When is a traffic light not a traffic light, and is it illegal to eat while driving? Find the answers here.

Traffic light on Joe Rodota Trail

I travel up and down Dutton on foot, bicycle, and in my car quite often. Despite there being a traffic light on Dutton Avenue where the Joe Rodota Trail intersects, cars will often drive through the red light when there are no longer bicycles or pedestrians crossing. Is this a ticketable offense? – Kate Polacci, Santa Rosa

The answer comes from Sergeant Mike Numainville, Santa Rosa Police Department, Traffic Bureau:

This one is an easy one.  Is this a ticket(able) offense? Yes. This is a red light violation just like any other intersection. It’s unfortunate that some drivers are treating it like a crosswalk only.  I talked to our motor officers and they told me they frequently do write tickets at this intersection.  Hopefully, your reader will be able to see them doing so in the near future.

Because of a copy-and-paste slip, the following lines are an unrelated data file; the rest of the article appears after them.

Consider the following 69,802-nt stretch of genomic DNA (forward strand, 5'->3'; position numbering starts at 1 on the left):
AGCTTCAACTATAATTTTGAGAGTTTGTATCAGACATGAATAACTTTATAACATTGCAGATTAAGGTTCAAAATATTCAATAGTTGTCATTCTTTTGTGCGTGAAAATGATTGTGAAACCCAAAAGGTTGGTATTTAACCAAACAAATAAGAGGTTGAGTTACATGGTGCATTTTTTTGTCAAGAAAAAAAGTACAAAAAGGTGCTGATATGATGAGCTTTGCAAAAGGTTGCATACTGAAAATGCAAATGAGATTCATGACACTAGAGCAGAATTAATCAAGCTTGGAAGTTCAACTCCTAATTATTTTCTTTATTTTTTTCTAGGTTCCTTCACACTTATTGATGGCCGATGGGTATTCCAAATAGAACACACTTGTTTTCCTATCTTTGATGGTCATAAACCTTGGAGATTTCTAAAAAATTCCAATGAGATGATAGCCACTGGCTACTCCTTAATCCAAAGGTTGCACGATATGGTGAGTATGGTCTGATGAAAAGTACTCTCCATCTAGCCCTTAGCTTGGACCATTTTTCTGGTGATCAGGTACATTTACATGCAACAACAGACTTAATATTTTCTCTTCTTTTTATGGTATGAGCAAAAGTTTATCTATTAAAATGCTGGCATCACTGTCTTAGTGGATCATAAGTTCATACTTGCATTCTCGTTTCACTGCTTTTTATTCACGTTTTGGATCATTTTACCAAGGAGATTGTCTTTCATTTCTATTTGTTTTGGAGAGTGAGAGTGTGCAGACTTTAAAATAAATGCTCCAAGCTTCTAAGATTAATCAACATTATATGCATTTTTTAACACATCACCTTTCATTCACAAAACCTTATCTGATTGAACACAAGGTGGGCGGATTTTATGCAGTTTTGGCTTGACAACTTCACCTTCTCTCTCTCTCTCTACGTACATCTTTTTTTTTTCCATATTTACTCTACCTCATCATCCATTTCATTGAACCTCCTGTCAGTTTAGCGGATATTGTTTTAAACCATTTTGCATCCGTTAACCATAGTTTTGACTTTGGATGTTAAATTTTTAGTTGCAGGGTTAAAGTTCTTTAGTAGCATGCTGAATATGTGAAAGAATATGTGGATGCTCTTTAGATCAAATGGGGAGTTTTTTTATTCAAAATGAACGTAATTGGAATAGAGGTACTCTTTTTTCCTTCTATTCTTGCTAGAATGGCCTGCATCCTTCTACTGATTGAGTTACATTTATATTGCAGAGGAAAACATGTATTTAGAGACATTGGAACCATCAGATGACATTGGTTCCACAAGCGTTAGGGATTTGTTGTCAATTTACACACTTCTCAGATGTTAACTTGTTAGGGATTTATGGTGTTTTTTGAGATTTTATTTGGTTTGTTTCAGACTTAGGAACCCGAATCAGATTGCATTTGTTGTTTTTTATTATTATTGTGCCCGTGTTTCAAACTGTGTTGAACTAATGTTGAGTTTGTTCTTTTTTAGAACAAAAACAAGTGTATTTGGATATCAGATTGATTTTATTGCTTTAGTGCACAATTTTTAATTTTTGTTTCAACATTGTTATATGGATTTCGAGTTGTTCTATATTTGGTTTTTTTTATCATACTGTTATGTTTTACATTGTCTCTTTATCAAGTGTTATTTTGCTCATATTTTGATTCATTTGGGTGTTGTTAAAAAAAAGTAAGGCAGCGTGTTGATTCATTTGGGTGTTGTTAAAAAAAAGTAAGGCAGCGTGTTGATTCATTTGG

Eating while driving

I am under the assumption that it is frowned upon by the Police Dept  to eat and drive. Sunday April 7 I was on Stony Point Rd around 1pm and saw a police van being driven by a man eating a sandwich. It was very visible through the drivers window he was eating. I had read an article of an accident caused by someone eating while driving. Can a person be cited for this? — Betty DeConter

Officer Jonathan Sloat of the California Highway Patrol answers this question:

Any type of distraction behind the wheel is frowned upon if it diverts your attention from the road. The act of eating itself is not a violation, therefore not citable. However, if, as a result of the distracting activity, you could be cited for weaving, speeding, tailgating, etc. One could even conceivably be cited for, “Unsafe speed for the conditions.” Example; If a driver can not safely follow the rules of the road because he is distracted while eating, the safe speed for the condition of eating for him is 0 mph.